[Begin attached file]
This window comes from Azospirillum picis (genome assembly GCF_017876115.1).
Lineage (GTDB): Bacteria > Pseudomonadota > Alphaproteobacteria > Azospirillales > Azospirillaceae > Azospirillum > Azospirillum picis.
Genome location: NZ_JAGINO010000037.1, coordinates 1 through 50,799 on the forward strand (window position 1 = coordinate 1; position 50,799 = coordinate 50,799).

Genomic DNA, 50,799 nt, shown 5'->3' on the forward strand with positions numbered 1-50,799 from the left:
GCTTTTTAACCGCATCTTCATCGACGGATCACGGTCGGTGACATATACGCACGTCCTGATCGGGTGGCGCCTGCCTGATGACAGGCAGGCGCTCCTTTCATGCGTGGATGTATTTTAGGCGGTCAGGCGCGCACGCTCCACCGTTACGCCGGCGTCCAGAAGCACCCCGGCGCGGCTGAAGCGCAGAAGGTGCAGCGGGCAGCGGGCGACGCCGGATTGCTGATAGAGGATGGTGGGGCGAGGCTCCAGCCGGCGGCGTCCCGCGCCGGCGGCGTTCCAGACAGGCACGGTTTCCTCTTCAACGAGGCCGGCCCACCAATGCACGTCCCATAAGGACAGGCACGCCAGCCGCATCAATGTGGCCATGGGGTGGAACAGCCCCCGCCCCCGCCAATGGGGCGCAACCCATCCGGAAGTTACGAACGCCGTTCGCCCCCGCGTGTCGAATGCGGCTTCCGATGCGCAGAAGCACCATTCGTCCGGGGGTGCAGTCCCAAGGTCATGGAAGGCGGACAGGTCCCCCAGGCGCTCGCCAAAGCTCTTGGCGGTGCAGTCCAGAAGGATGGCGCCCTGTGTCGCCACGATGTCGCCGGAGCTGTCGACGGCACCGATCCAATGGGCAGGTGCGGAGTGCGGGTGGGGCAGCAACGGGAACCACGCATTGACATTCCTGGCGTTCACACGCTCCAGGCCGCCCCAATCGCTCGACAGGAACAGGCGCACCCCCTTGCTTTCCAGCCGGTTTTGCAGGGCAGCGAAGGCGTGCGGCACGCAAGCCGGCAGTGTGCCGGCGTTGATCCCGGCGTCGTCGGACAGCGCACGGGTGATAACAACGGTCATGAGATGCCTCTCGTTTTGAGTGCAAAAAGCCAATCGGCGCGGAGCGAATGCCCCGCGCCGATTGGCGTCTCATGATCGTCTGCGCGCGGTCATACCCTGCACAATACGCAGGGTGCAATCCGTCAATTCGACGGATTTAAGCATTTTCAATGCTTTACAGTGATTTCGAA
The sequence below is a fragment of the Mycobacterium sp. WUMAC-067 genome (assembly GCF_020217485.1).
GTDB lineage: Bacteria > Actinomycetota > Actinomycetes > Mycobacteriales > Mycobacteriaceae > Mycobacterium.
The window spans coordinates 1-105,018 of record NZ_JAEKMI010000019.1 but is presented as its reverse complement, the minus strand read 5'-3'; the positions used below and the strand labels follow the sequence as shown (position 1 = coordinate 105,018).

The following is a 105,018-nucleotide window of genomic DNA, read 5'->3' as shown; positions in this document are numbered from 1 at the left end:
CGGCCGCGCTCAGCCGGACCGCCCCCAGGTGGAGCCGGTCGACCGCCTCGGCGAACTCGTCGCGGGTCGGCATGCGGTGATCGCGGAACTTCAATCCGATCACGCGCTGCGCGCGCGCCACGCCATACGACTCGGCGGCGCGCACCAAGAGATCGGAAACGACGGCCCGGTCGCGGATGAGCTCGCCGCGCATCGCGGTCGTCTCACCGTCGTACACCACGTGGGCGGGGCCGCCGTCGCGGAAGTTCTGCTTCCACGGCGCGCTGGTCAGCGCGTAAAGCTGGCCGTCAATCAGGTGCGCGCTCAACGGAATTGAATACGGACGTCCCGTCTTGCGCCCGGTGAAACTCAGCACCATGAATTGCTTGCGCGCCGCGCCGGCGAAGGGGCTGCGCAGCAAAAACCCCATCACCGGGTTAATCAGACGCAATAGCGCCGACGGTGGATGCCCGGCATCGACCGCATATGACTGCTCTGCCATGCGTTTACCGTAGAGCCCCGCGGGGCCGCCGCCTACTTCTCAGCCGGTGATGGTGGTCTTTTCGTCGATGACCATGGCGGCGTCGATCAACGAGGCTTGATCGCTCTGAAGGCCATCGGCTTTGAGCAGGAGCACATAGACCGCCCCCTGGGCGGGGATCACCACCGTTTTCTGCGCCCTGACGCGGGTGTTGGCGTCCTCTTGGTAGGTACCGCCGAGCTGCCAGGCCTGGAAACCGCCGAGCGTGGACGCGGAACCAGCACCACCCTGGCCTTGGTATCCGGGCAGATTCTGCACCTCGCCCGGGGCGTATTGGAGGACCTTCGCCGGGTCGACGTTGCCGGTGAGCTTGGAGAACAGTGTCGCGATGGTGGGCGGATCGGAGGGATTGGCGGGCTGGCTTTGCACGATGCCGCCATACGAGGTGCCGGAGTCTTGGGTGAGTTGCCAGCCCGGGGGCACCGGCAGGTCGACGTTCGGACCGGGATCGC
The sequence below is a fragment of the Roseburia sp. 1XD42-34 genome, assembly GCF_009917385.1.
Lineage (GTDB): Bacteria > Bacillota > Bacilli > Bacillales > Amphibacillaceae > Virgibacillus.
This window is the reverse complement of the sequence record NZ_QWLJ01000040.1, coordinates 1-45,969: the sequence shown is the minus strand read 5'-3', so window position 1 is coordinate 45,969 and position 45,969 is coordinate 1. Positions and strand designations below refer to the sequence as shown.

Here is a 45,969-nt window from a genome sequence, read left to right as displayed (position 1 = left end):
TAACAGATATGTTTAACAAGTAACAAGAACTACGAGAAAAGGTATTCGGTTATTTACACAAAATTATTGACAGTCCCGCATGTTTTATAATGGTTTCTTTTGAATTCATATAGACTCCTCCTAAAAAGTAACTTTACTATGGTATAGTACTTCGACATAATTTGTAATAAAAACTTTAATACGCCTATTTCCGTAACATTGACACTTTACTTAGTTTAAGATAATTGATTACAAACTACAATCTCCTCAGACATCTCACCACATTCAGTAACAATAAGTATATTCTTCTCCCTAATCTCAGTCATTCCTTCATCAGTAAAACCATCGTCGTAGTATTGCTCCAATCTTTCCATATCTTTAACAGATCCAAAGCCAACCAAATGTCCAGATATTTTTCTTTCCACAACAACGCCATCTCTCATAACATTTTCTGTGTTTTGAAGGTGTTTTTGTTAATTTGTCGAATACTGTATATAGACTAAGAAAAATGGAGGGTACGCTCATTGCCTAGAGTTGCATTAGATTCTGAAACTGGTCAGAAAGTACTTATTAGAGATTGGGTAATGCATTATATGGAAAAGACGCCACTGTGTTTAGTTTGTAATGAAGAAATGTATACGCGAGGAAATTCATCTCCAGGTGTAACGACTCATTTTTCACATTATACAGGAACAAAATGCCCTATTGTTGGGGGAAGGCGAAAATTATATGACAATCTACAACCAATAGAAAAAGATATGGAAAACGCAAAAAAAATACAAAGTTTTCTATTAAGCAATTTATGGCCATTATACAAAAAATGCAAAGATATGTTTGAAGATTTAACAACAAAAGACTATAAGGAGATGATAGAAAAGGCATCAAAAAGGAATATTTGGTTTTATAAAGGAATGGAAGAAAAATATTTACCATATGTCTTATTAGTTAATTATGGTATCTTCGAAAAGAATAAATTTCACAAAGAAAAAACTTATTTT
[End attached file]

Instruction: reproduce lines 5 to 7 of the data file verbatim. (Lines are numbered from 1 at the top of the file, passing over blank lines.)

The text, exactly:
GCTTTTTAACCGCATCTTCATCGACGGATCACGGTCGGTGACATATACGCACGTCCTGATCGGGTGGCGCCTGCCTGATGACAGGCAGGCGCTCCTTTCATGCGTGGATGTATTTTAGGCGGTCAGGCGCGCACGCTCCACCGTTACGCCGGCGTCCAGAAGCACCCCGGCGCGGCTGAAGCGCAGAAGGTGCAGCGGGCAGCGGGCGACGCCGGATTGCTGATAGAGGATGGTGGGGCGAGGCTCCAGCCGGCGGCGTCCCGCGCCGGCGGCGTTCCAGACAGGCACGGTTTCCTCTTCAACGAGGCCGGCCCACCAATGCACGTCCCATAAGGACAGGCACGCCAGCCGCATCAATGTGGCCATGGGGTGGAACAGCCCCCGCCCCCGCCAATGGGGCGCAACCCATCCGGAAGTTACGAACGCCGTTCGCCCCCGCGTGTCGAATGCGGCTTCCGATGCGCAGAAGCACCATTCGTCCGGGGGTGCAGTCCCAAGGTCATGGAAGGCGGACAGGTCCCCCAGGCGCTCGCCAAAGCTCTTGGCGGTGCAGTCCAGAAGGATGGCGCCCTGTGTCGCCACGATGTCGCCGGAGCTGTCGACGGCACCGATCCAATGGGCAGGTGCGGAGTGCGGGTGGGGCAGCAACGGGAACCACGCATTGACATTCCTGGCGTTCACACGCTCCAGGCCGCCCCAATCGCTCGACAGGAACAGGCGCACCCCCTTGCTTTCCAGCCGGTTTTGCAGGGCAGCGAAGGCGTGCGGCACGCAAGCCGGCAGTGTGCCGGCGTTGATCCCGGCGTCGTCGGACAGCGCACGGGTGATAACAACGGTCATGAGATGCCTCTCGTTTTGAGTGCAAAAAGCCAATCGGCGCGGAGCGAATGCCCCGCGCCGATTGGCGTCTCATGATCGTCTGCGCGCGGTCATACCCTGCACAATACGCAGGGTGCAATCCGTCAATTCGACGGATTTAAGCATTTTCAATGCTTTACAGTGATTTCGAA
The sequence below is a fragment of the Mycobacterium sp. WUMAC-067 genome (assembly GCF_020217485.1).
GTDB lineage: Bacteria > Actinomycetota > Actinomycetes > Mycobacteriales > Mycobacteriaceae > Mycobacterium.